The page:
11 Chapters
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1. Coastal Processes

Richard A. Davis Texas A&M University Press ePub

Coastal Processes

WHEN we hear the word beach, the first thing that comes to mind is sand; the next is probably waves. Actually there are multiple processes that impact beaches and control their existence and appearance (figure 1.1). It is appropriate to begin with the most fundamental of these coastal processes: the weather. Then it is important to consider how the waves, which are a result of the weather, impact the beach. These waves also generate currents that are a major element of beach dynamics. Storms, especially hurricanes, are a significant factor in Gulf of Mexico beaches. A process that is always present but is not weather related is the ebb and flow of tides, but tides do not play a major role in Gulf Coast beaches.

Weather

The Gulf Coast is positioned in the latitudes that range from about 18° to 30° north of the equator. This range of latitudes experiences a fairly wide variation in weather patterns. As the seasons change, so do the weather patterns. During the summer the Gulf is within the Trade Winds belt, with the prevailing direction from the southeast. This is the time when tropical storms can impact this coast. In the winter the westerlies prevail as weather systems are moving from the northwest to the southeast. The changes from one pattern to another influence the way beaches respond to the wind and the waves produced by it.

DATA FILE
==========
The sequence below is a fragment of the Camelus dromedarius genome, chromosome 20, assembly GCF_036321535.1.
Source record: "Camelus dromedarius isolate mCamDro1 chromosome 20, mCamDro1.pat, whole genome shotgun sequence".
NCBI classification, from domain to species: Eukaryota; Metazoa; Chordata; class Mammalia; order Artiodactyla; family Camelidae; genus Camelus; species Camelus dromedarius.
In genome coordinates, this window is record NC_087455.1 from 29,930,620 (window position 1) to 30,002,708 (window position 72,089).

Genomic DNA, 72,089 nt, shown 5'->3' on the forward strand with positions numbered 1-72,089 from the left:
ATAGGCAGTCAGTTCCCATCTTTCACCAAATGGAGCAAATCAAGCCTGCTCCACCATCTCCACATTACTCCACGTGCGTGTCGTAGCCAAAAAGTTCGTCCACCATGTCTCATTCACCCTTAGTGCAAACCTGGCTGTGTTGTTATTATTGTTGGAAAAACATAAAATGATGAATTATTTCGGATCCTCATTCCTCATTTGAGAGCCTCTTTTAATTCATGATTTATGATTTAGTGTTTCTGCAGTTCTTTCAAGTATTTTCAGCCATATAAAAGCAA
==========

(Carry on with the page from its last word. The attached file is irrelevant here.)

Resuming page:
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8. Beaches of Mississippi

Richard A. Davis Texas A&M University Press ePub

Beaches of Mississippi